The Massachusetts Division of Fisheries and Wildlife said the state has seen "a dramatic uptick" in new bald-eagle nests, including new nests in Medford and Concord, this year.
[Photos of one of the Medford eagles]
That brings the number of active eagle nests in Massachusetts to more than 70, the division says.
The number could have been even higher but for one battle between a pair of eagles and a pair of ospreys on Martha's Vineyard and two intra-eagle squabbles on the mainland:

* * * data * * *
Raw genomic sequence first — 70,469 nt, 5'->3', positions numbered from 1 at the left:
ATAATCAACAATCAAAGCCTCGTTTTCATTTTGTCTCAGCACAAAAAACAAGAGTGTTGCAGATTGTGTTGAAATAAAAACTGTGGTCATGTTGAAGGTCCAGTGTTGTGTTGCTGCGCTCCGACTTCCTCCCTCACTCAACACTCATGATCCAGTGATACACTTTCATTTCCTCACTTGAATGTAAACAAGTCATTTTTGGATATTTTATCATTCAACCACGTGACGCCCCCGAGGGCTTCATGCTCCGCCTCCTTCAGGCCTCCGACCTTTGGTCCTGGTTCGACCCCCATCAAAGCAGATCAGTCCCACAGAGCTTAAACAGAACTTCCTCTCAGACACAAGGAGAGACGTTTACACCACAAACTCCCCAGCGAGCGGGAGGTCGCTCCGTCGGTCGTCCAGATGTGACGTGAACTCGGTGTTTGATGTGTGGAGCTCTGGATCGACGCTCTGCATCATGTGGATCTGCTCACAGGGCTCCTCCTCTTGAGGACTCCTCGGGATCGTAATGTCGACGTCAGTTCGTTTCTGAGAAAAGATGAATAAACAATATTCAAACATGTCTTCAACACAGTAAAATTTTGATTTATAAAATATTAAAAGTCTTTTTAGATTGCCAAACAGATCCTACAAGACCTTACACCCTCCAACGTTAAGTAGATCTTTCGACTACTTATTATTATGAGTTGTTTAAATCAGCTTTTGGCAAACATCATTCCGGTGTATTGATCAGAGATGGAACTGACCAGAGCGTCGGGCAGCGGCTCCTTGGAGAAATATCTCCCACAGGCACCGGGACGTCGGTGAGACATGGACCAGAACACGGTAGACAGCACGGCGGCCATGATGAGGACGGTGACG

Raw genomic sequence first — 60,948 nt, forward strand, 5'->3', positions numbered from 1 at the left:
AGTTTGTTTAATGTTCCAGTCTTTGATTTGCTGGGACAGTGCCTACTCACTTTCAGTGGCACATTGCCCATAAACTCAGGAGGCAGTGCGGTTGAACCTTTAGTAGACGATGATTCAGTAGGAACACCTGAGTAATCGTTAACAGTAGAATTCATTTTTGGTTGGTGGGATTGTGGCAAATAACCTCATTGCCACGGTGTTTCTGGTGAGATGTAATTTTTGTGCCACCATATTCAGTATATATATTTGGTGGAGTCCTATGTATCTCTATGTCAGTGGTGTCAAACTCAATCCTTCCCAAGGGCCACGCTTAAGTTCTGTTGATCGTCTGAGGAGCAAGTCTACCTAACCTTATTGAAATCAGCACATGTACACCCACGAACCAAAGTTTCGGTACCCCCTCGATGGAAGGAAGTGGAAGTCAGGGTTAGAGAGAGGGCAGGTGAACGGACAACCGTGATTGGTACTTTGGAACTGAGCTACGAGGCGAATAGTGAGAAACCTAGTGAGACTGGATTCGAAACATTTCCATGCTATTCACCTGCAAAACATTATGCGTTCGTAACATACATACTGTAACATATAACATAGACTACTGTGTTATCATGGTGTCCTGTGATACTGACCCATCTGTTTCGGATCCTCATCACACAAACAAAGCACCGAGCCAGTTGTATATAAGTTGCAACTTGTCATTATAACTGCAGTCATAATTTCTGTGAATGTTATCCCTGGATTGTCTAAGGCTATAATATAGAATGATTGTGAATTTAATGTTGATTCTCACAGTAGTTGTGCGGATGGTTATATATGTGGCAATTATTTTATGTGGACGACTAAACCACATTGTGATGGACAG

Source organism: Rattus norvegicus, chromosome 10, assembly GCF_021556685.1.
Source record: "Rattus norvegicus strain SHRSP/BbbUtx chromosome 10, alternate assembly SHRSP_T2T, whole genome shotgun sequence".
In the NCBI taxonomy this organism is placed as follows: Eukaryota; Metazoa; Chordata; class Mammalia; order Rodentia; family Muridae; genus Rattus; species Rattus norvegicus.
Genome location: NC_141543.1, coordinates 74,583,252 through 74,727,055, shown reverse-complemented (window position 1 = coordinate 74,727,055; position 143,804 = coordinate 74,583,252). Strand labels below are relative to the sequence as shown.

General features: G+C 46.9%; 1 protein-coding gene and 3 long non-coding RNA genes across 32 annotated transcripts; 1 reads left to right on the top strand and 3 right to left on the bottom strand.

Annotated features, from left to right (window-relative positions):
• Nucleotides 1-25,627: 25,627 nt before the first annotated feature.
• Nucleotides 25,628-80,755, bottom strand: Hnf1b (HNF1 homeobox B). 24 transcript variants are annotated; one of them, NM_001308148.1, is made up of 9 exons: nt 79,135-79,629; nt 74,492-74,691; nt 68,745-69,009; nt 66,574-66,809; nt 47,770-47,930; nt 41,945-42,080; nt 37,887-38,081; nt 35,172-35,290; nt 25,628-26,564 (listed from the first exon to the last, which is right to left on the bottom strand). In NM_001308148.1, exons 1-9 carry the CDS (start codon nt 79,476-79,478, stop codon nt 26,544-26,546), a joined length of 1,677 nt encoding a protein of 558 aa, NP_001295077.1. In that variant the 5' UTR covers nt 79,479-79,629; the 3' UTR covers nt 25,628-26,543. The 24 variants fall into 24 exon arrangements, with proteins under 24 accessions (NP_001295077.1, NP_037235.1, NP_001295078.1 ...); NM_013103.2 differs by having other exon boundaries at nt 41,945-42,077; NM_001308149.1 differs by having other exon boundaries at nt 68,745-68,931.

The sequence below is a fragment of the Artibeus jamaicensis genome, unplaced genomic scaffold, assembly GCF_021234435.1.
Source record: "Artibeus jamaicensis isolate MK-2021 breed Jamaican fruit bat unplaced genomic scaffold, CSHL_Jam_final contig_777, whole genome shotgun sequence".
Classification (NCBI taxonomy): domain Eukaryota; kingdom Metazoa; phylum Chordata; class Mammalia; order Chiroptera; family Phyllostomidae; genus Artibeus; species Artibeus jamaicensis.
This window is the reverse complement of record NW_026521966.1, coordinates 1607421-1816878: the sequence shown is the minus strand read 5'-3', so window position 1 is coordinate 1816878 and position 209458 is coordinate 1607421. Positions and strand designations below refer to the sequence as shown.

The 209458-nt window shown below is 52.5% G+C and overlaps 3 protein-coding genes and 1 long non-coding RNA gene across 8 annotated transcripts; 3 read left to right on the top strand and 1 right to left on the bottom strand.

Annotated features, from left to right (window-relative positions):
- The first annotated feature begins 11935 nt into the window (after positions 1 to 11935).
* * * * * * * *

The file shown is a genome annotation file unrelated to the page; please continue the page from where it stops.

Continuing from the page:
An eagle pair took over an osprey nest and were incubating eggs when the ospreys returned from their wintering grounds. The osprey pair that most likely built the nest harassed the incubating eagle who would flip upside down with its talons in the air in defense. Eventually the eagle cracked the eggs doing this, and this historic nesting attempt failed. Two other eagle nests on the mainland have also failed as a result of an intruding eagle invading the territory and killing the chicks in the nest. Although difficult for observers to witness, these events are all signs of a thriving eagle population in Massachusetts.